The statute in effect at the time of appellant's nomination and election provided that no one should be eligible to file his petition at any primary election for the nomination as candidate for the office of county superintendent of schools or to enter upon the duties of such office who did not hold a valid State limited supervisory certificate or a valid State life supervisory certificate. (Ill. Rev. Stat. 1949, chap. 122, par. 3-1.) Appellant alleges that he has a valid State limited supervisory certificate. A copy of the certificate is attached to his answer. The certificate is in the usual form, shows that it was issued by the State Examining Board for teachers' certificates, bears the date March 25, 1935, and states that it is valid for teaching and supervising in the public schools for a period of four years subject to annual registration by the county superintendent of schools in the county in which the holder is engaged to teach or supervise. The back of the certificate shows endorsements of renewal under date of July 1, 1938, and July 1, 1942, by appellant himself as county superintendent. It also shows endorsements of renewal under dates of July 1, 1946, and July 1, 1950, by C.A. Whiteside, county superintendent of Greene County. The certificate also bears endorsements of annual registration for the years of 1935 through 1942 by appellant as county superintendent of Macoupin County; for the year 1943 by the county superintendent of Du Page County; for the years 1944 through 1950 by C.A. Whiteside, county superintendent of Greene County, and for the year 1951 two endorsements of registration, one on July 12, 1951, by C.A. Whiteside, county superintendent of Greene County, and one on November 5, 1951, by appellant as county superintendent of Macoupin County.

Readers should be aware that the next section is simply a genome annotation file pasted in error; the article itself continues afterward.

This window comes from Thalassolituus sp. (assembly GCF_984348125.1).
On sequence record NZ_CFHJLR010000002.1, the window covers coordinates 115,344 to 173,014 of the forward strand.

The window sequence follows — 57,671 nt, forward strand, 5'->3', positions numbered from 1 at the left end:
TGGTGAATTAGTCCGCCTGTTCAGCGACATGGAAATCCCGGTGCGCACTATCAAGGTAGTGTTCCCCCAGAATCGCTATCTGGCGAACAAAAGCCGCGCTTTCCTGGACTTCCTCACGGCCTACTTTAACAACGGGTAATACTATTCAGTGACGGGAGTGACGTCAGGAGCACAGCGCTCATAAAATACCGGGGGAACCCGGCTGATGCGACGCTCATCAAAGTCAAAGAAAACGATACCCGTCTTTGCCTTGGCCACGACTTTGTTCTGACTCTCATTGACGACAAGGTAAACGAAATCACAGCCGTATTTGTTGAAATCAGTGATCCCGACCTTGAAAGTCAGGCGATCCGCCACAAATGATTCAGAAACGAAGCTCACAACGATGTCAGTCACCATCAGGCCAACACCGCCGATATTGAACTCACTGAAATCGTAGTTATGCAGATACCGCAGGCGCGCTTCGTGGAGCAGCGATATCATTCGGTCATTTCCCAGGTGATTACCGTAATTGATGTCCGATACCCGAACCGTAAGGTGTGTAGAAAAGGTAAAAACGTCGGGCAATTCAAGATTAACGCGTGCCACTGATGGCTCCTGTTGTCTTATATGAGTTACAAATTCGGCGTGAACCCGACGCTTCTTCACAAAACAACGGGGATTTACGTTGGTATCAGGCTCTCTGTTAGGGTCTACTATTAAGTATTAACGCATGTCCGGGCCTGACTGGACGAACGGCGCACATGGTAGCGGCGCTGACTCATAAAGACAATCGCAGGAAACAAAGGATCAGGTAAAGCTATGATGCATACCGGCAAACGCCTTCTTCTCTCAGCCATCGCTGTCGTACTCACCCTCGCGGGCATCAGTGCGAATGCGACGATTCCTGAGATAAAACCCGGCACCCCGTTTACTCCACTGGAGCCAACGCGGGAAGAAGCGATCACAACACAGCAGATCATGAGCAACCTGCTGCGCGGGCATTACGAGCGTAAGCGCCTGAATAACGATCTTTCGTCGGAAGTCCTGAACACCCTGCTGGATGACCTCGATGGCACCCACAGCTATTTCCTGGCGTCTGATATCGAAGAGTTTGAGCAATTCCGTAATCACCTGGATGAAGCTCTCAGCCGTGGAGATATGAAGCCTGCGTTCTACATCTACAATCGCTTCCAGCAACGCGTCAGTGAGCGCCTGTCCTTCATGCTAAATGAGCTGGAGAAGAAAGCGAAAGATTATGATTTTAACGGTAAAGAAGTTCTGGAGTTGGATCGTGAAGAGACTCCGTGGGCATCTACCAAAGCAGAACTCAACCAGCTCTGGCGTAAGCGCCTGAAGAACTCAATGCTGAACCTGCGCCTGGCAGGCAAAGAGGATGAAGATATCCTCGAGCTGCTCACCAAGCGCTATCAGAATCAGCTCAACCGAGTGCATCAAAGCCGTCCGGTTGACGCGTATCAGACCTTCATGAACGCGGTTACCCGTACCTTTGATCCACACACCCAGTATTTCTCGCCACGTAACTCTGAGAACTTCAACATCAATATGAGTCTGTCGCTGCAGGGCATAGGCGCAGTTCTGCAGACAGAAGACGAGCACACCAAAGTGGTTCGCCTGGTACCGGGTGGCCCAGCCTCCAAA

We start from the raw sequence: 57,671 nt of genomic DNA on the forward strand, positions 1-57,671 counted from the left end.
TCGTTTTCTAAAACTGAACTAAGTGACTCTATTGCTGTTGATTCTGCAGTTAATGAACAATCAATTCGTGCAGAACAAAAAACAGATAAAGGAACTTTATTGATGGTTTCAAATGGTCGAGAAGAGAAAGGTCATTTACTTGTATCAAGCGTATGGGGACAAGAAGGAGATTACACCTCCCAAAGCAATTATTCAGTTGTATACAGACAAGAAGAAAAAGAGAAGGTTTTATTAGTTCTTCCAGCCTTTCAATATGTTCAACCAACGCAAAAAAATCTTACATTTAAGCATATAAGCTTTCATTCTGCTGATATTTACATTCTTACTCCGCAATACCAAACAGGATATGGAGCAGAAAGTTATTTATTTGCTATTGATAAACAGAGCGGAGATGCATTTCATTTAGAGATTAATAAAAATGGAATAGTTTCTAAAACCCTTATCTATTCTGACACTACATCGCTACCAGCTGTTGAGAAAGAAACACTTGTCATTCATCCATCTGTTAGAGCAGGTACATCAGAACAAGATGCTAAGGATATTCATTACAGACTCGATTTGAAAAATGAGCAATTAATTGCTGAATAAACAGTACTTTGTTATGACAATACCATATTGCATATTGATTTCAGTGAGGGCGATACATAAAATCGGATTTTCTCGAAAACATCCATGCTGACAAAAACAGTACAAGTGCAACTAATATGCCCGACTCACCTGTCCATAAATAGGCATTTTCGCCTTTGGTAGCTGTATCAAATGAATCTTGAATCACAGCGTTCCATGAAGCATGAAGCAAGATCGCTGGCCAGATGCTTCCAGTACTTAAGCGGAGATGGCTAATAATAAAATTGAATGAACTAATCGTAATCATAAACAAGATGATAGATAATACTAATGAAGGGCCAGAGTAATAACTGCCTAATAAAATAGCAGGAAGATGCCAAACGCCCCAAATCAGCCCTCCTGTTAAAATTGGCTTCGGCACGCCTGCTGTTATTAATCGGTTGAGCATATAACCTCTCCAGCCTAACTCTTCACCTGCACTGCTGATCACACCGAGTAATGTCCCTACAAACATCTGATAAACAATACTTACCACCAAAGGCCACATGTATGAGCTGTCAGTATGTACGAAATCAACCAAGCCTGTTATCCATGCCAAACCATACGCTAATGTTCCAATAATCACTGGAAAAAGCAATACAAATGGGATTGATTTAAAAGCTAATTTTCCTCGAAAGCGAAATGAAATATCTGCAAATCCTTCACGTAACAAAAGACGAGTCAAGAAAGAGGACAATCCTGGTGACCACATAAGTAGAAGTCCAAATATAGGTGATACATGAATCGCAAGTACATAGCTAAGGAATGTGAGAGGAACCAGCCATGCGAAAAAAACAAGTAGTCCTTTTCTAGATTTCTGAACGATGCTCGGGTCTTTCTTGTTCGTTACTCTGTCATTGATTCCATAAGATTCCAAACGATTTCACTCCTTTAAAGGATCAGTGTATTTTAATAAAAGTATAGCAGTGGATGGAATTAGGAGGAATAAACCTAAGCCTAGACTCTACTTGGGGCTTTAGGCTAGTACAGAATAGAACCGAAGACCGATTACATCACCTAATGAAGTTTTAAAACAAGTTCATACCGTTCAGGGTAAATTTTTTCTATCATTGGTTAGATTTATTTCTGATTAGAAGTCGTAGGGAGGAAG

At the time the State limited supervisory certificate was issued to appellant in 1935, the act concerning the certification of teachers then in force provided for two grades or classifications of supervisory certificates — life certificates and limited certificates. (Smith-Hurd Stat. 1935, chap. 122, pars. 482 and 486.) A life certificate was issued for an unlimited time upon completion of certain educational requirements, the attainment of certain experience, the passing of an examination and the completion of a thesis, all as prescribed by statute. A limited certificate, on the other hand, was issued for four years, renewable as hereinafter set forth. (Smith-Hurd. Stat. 1935, chap. 122, pars. 486 through 489.) Section 6 of the act concerning certification provided that a limited supervisory certificate could be obtained either on the basis of applicant's having completed 120 semester hours of work in a recognized institution of higher learning coupled with four years of successful teaching experience or on the basis of examination after the completion of only sixty semester hours of work in such educational institution. The statute provided that when such certificate was obtained on the basis of examination it could be renewed only twice, the first time upon certified evidence that the applicant had completed a total of ninety semester hours and a second time upon like evidence that applicant had completed the requirements for a bachelor degree with a minimum of 120 semester hours. Thereafter such limited supervisory certificate was renewable for periods of four years upon successful teaching experience and professional growth in the same manner as those originally issued on the basis of four years' experience coupled with 120 semester hours of work. (Smith-Hurd Stat. 1935, chap. 122, par. 486.) Section 9 of the act in force at the time provided that the holder of a limited certificate must register the same each year with the county superintendent in whose county the holder was to teach and that such certificate should be renewable at its expiration or within ninety days thereafter at the option of the county superintendent in whose county the holder was teaching and on certified evidence filed with the State Examining Board that the holder had completed all of the requirements for renewal set forth in section 6. Smith-Hurd Stat. 1935, chap. 122, par. 489.